Typically, exposed metal traces are “painted” with a selectively-applied (screen-printed) layer of ink loaded with graphite. The ink is somewhat conductive, so affords electrical connection. The ink is non-metallic, so it resists oxidation and corrosion. For example, carbon-ink printing is commonly used to form inexpensive arrays of switch contacts on printed circuit boards used in TV remote controls.

Carbon and other types of conductive inks are also widely used in the PC board industry to provide a supplemental layer of interconnection, thus eliminating the need for jumpers and other supplemental interconnect devices. This is the same purpose for which the conductive ink is used in the present invention.

The present invention uses a screen-printed carbon ink step to connect vertically the “floating diamonds” 68 on the top layer. The carbon ink is applied in the form of 15 vertical “wires” which make contact with the exposed floating diamonds. A pattern 90, formed of a plurality of carbon ink lines 92, is shown in FIG. 6. Since the carbon ink is a conductor, the floating diamonds will now be connected together to form 15, rather oddly shaped vertical electrodes on layout 60 (FIG. 4). Thus, the single upper layer exactly duplicates the function of the 15 vertical electrodes on the second, hidden layer 80 (FIG. 5).

The conductive carbon ink must cross the horizontal wires or traces 69 on the top layer 60 without forming an electrical connection. This is accomplished by selective patterning of the insulating solder-mask layer covering the top surface. Solder-mask is a standard part of the printed circuit board process, and can be patterned without adding any additional cost. FIG. 7 shows a suitable pattern for the solder mask. Breaks in the solder mask under the vertical carbon ink lines allow the exposure of the “floating diamonds” 68; solder mask serves to insulate the horizontal wires or traces 69 underneath the vertically-running carbon ink traces shown in FIG. 6.

This arrangement removes the need for the layer 80 entirely, and therefore allows the sensor electrodes to be formed on a single PC board layer with the addition of a carbon-ink screening step, which is a comparatively inexpensive step. With the horizontal and vertical sensor electrodes all on one layer, the touchpad can now be constructed on a 2-layer printed circuit board, with the reverse or under side used for components and routing.

FIG. 8A is a plan view and FIG. 8B a cross-sectional view showing details of a composite, two-layer sensor touchpad 100 in accordance with the present invention. Printed circuit board 62 is covered with copper 101 to form conductive regions along the edge 102 of the printed circuit board 62, as well its sides and bottom, and to form the horizontal traces and diamonds 68. The vertical carbon ink traces or wires 104 are shown overlaying the floating diamonds 68 and horizontal conductors 69.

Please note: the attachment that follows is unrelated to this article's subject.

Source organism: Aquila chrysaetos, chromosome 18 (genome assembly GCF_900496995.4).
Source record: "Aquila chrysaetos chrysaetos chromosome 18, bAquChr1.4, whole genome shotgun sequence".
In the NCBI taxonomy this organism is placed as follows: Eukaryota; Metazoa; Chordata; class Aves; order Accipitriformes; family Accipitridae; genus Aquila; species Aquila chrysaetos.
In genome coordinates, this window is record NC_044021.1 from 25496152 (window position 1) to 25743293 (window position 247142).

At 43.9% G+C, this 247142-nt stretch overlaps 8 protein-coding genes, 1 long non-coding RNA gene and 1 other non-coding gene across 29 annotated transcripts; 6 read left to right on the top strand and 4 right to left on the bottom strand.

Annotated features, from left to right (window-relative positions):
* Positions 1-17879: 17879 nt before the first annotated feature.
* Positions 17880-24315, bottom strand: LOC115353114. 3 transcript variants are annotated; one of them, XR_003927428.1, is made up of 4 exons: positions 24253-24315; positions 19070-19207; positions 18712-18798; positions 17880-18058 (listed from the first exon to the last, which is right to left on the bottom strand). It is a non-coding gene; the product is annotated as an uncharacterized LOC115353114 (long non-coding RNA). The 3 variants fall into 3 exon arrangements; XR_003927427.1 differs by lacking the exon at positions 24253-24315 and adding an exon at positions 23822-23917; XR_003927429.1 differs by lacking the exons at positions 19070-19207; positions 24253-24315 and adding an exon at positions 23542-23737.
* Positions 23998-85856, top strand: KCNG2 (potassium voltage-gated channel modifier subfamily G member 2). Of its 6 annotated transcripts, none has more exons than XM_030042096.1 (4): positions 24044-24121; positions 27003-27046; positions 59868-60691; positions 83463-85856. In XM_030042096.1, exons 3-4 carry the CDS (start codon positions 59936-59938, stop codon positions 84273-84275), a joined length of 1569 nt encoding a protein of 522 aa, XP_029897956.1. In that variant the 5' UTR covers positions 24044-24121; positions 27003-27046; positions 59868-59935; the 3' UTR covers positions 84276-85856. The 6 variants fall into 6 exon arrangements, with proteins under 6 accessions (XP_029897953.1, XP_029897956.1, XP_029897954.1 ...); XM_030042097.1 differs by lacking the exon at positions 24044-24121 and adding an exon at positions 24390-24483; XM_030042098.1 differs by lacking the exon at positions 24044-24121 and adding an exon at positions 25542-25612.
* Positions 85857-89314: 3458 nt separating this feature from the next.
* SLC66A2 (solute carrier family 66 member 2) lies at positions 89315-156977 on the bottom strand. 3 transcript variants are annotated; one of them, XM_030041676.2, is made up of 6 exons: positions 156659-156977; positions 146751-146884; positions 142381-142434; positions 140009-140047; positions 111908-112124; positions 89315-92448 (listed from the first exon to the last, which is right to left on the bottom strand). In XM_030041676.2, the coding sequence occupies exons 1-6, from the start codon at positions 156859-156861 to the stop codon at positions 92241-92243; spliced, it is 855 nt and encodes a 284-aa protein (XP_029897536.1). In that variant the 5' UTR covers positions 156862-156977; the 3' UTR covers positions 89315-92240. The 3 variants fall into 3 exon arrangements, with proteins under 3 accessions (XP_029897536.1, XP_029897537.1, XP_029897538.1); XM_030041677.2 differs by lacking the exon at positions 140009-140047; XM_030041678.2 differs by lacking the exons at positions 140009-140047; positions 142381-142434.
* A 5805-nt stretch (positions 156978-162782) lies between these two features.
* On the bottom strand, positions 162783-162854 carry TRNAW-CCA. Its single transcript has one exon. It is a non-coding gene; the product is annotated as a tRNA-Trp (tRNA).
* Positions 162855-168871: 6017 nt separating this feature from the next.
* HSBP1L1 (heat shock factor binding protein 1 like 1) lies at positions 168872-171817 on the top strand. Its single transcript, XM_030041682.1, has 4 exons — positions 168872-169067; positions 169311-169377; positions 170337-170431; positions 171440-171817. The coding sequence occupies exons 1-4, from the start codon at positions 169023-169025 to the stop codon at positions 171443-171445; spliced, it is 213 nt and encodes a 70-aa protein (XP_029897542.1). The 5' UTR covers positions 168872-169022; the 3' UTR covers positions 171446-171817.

Solder mask insulation 103 is provided to separate the carbon ink traces from the horizontal copper traces 69 while allowing contact between the carbon ink traces and the diamonds 68, as shown in FIG. 8B. As is conventional, a mylar layer is provided over the top of the two-layer touchpad 100, but which is omitted from FIGS. 8A and 8B. Via 66, described above, is also shown in FIG. 8B.

FIG. 9 is a view of the actual underside 110 of a two-layer touchpad showing components attached thereto in the well known manner by soldering. Such components include the sensing circuitry, controller, interconnect wiring, or whatever conventional circuitry is associated with touchpad 10.

By suitable use of screen-printed carbon ink patterning, combined with patterning of the solder-mask layer on the top (finger) surface, a compact capacitive touchpad pointing device has been constructed using only a two-layer printed circuit board as a substrate with one layer on one side of the board defining both the horizontal and vertical traces and a second layer on the underside of the printed circuit board, formed in the conventional manner, by the controller chip and/or related touchpad circuitry.

Although the present invention has been shown and described with respect to preferred embodiments, various changes and modifications are deemed to lie within the spirit and scope of the invention as claimed. The corresponding structures, materials, acts, and equivalents of all means or step plus function elements in the claims which follow are intended to include any structure, material, or acts for performing the functions in combination with other claimed elements as specifically claimed.

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Classifications
U.S. Classification345/173, 178/18.03
International ClassificationG06F3/044, H05K3/46, G06F3/033, H05K1/00
Cooperative ClassificationG06F3/044, H05K3/4664, H05K1/0289
European ClassificationG06F3/044
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Year of fee payment: 4
Jul 22, 2003CCCertificate of correction
Oct 1, 2001ASAssignment
Owner name: SILICON VALLEY BANK, CALIFORNIA
Free format text: SECURITY AGREEMENT;ASSIGNOR:SYNAPTICS INCORPORATED;REEL/FRAME:012199/0229
Effective date: 20010830
Owner name: SILICON VALLEY BANK LOAN DOCUMENTATION HA155 3003
Free format text: SECURITY AGREEMENT;ASSIGNOR:SYNAPTICS INCORPORATED /AR;REEL/FRAME:012199/0229
Mar 1, 1999ASAssignment
Owner name: SYNAPTICS, INCORPORATED, CALIFORNIA
Free format text: ASSIGNMENT OF ASSIGNORS INTEREST;ASSIGNORS:SEELY, JOEL;MALAK, ROBERT LEONARD;ALLEN, TIMOTHY PETER;AND OTHERS;REEL/FRAME:009789/0894;SIGNING DATES FROM 19981217 TO 19990130